Text: H.R.3998 — 116th Congress (2019-2020)All Information (Except Text)

There is one version of the bill.

Text available as:

Shown Here:
Introduced in House (07/25/2019)

[Congressional Bills 116th Congress]
[From the U.S. Government Publishing Office]
[H.R. 3998 Introduced in House (IH)]


  1st Session
                                H. R. 3998

To award a Congressional Gold Medal to the United States Women's Soccer 
Team in recognition of their extraordinary contributions and commitment 
         to soccer, women's sports, inclusion, and pay equity.



                             July 25, 2019

  Mrs. Beatty (for herself and Mr. Grijalva) introduced the following 
bill; which was referred to the Committee on Financial Services, and in 
 addition to the Committee on House Administration, for a period to be 
subsequently determined by the Speaker, in each case for consideration 
  of such provisions as fall within the jurisdiction of the committee 


                                 A BILL

To award a Congressional Gold Medal to the United States Women's Soccer 
Team in recognition of their extraordinary contributions and commitment 
         to soccer, women's sports, inclusion, and pay equity.

    Be it enacted by the Senate and House of Representatives of the 
United States of America in Congress assembled,


    This Act may be cited as the ``U.S. Women's National Soccer Team 
Congressional Gold Medal Act''.


    The Congress finds the following:
            (1) The United States Women's National Soccer Team (USWNT) 
        has represented the United States in women's soccer 
        internationally since 1985.
            (2) The USWNT has gained international recognition as the 
        most successful Women's World Cup team, winning four Women's 
        World Cup titles, beginning with the first Women's World Cup in 
        1991. The USWNT has participated in every Women's World Cup, 
        placing no lower than third place and reaching the final five 
            (3) The USWNT won the gold medal in the first Olympic 
        women's soccer tournament in 1996, as well as gold medals in 
        the 2004, 2008, and 2012 Olympic Games.
            (4) The USWNT has consistently been placed at the top of 
        the FIFA Women's World Rankings and holds the record for the 
        longest period leading the ranking, from March 2008 to December 
            (5) The 2019 USWNT team, coached by Jill Ellis, is composed 
        of goalkeepers Adrianna Franch, Ashlyn Harris, and Alyssa 
        Naeher; defenders Abby Dahlkemper, Tierna Davidson, Crystal 
        Dunn, Ali Krieger, Kelley O'Hara, Becky Sauerbrunn, and Emily 
        Sonnett; midfielders Morgan Brian, Julie Ertz, Lindsey Horan, 
        Rose Lavelle, Allie Long, and Samantha Mewis; and forwards 
        Tobin Heath, Carli Lloyd, Jessica McDonald, Alex Morgan, 
        Christen Press, Mallory Pugh, and Megan Rapinoe. Lloyd, Morgan, 
        and Rapinoe served as team co-captains.
            (6) The USWNT won the 2019 Women's World Cup, defeating the 
        Netherlands in the championship game by a score of 2 to 0 on 
        July 7, 2019.
            (7) As the team celebrated on the field, chants of ``Equal 
        Pay'' were reported in the stadium. This reaction from the 
        crowd was prompted by growing awareness and media coverage of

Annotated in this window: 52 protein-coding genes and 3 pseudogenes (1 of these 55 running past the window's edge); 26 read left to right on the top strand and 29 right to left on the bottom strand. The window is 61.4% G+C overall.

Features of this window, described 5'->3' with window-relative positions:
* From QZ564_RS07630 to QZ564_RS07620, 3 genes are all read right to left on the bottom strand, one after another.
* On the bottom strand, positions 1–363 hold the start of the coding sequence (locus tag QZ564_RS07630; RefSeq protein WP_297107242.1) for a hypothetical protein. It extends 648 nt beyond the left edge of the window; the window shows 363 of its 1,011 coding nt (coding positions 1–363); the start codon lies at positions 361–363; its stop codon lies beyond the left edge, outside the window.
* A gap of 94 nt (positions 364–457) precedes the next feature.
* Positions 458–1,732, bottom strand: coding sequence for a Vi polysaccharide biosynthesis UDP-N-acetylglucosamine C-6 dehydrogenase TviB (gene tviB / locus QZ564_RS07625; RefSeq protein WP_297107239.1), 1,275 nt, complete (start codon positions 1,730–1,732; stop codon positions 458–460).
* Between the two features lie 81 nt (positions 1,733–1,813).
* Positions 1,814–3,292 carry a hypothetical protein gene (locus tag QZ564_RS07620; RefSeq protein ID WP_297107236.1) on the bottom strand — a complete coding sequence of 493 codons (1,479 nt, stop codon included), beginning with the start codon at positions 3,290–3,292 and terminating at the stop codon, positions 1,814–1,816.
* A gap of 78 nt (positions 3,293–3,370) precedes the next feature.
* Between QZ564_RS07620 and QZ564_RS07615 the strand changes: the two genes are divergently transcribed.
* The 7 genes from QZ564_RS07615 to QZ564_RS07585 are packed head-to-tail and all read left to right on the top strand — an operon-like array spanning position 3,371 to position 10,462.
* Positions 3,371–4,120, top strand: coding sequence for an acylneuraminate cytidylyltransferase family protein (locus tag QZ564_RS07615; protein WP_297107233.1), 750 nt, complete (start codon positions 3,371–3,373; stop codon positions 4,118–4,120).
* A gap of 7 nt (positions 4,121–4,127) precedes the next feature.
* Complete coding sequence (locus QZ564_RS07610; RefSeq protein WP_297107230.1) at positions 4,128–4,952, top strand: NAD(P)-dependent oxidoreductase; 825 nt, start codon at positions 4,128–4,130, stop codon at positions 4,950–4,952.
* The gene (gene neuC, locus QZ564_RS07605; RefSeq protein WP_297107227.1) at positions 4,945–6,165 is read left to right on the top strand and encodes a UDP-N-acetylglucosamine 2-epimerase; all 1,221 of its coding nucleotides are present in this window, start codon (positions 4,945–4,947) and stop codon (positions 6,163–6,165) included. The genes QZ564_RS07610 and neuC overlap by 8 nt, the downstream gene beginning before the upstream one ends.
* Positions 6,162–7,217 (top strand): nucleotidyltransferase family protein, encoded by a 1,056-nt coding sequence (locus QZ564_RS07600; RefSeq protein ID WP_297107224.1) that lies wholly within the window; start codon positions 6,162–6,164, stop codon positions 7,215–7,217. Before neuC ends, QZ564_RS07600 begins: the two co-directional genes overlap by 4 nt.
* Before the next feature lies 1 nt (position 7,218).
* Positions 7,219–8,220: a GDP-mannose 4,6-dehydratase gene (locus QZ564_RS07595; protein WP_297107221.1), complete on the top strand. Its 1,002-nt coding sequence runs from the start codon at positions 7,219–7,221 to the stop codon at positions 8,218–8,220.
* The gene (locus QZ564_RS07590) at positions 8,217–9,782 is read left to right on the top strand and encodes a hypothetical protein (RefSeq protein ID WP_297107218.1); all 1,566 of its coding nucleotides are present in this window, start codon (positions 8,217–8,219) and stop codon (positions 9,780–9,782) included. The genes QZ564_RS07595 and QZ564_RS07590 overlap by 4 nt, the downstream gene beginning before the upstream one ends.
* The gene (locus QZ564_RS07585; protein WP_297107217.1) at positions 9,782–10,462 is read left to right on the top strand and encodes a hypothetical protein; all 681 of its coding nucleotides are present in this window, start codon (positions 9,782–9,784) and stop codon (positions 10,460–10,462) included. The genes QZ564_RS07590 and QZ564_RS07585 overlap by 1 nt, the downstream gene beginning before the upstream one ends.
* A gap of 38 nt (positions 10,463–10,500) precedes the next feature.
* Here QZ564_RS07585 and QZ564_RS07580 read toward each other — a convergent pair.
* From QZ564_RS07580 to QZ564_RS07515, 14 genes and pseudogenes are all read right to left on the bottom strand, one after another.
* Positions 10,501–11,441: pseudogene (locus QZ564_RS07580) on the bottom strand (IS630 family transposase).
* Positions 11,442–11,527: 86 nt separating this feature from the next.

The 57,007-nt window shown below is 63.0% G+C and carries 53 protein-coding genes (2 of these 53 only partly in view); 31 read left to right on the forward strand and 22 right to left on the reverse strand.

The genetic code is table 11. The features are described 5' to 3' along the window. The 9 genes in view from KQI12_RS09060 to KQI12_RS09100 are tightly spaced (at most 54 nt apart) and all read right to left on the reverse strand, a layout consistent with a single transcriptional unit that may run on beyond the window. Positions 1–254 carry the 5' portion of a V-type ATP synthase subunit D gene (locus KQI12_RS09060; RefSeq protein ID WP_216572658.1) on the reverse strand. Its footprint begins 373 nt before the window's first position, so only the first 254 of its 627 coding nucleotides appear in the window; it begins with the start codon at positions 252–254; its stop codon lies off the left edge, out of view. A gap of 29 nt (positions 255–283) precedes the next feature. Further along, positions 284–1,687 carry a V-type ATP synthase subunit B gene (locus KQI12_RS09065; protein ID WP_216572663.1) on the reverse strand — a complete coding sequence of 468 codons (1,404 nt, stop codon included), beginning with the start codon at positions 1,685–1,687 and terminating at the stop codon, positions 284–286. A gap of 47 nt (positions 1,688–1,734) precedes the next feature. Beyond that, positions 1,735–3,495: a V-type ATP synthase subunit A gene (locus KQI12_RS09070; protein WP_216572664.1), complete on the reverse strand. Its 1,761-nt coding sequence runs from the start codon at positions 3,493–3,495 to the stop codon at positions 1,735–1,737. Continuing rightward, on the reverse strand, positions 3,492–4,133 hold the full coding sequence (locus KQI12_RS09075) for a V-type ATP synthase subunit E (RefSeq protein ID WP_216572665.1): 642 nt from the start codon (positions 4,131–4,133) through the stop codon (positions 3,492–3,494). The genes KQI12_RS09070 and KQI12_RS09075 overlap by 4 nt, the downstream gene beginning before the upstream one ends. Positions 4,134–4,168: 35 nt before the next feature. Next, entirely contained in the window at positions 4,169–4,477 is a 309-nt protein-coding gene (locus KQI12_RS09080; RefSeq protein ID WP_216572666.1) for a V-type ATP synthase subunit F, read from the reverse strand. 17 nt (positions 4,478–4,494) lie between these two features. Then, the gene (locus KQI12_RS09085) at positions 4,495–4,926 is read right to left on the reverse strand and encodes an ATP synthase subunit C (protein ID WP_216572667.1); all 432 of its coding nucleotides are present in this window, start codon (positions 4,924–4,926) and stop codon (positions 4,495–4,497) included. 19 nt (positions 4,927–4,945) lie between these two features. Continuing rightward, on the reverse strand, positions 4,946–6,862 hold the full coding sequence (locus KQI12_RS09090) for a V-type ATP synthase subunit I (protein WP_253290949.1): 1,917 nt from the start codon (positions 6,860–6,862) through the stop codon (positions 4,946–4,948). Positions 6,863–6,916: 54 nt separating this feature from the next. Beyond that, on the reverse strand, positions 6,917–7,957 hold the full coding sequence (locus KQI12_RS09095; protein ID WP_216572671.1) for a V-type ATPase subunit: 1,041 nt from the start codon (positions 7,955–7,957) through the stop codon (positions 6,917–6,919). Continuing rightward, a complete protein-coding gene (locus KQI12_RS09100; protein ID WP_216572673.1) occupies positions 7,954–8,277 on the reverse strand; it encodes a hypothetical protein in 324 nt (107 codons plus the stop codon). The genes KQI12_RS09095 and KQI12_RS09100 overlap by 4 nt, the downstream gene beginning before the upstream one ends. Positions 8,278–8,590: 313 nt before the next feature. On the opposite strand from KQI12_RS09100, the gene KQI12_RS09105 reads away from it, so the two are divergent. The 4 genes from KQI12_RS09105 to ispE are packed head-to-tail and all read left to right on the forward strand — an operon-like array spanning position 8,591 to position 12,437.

the pay inequities experienced by the USWNT compared to their 
        male counterparts.
            (8) The efforts of USWNT regarding wage inequity, in tandem 
        with their continued success on the field, have advanced our 
        Nation's dialogue surrounding complicated issues such as gender 
            (9) The USWNT also serves as a powerful and visible 
        advocate of the LGBTQ community in athletics.
            (10) Their work on these issues sets a powerful example to 
        young women across the globe, particularly women athletes, to 
        stand up for equal treatment.


    (a) Presentation Authorized.--The Speaker of the House of 
Representatives and the President pro tempore of the Senate shall make 
appropriate arrangements for the presentation, on behalf of the 
Congress, of a gold medal of appropriate design to the United States 
Women's National Team, in recognition of their extraordinary 
contributions and commitment to soccer, women's sports, inclusion, and 
pay equity.
    (b) Design and Striking.--For purposes of the presentation referred 
to in subsection (a), the Secretary of the Treasury (referred to in 
this Act as the ``Secretary'') shall strike a gold medal with suitable 
emblems, devices, and inscriptions, to be determined by the Secretary.
    (c) Smithsonian Institution.--
            (1) In general.--Following the award of the gold medal 
        under subsection (a), the gold medal shall be given to the 
        Smithsonian Institution, where it shall be available for 
        display as appropriate and made available for research.
            (2) Sense of congress.--It is the sense of Congress that 
        the Smithsonian Institution should make the gold medal received 
        under paragraph (1) available for display elsewhere, 
        particularly at other appropriate locations associated with 
        women's soccer.


    The Secretary may strike and sell duplicates in bronze of the gold 
medal struck pursuant to section 3 under such regulations as the 
Secretary may prescribe, at a price sufficient to cover the cost 
thereof, including labor, materials, dies, use of machinery, and 
overhead expenses, and the cost of the gold medal.


    (a) National Medals.--The medals struck pursuant to this Act are 
national medals for purposes of chapter 51 of title 31, United States 
    (b) Numismatic Items.--For purposes of section 5134 of title 31, 
United States Code, all medals struck under this Act shall be 
considered to be numismatic items.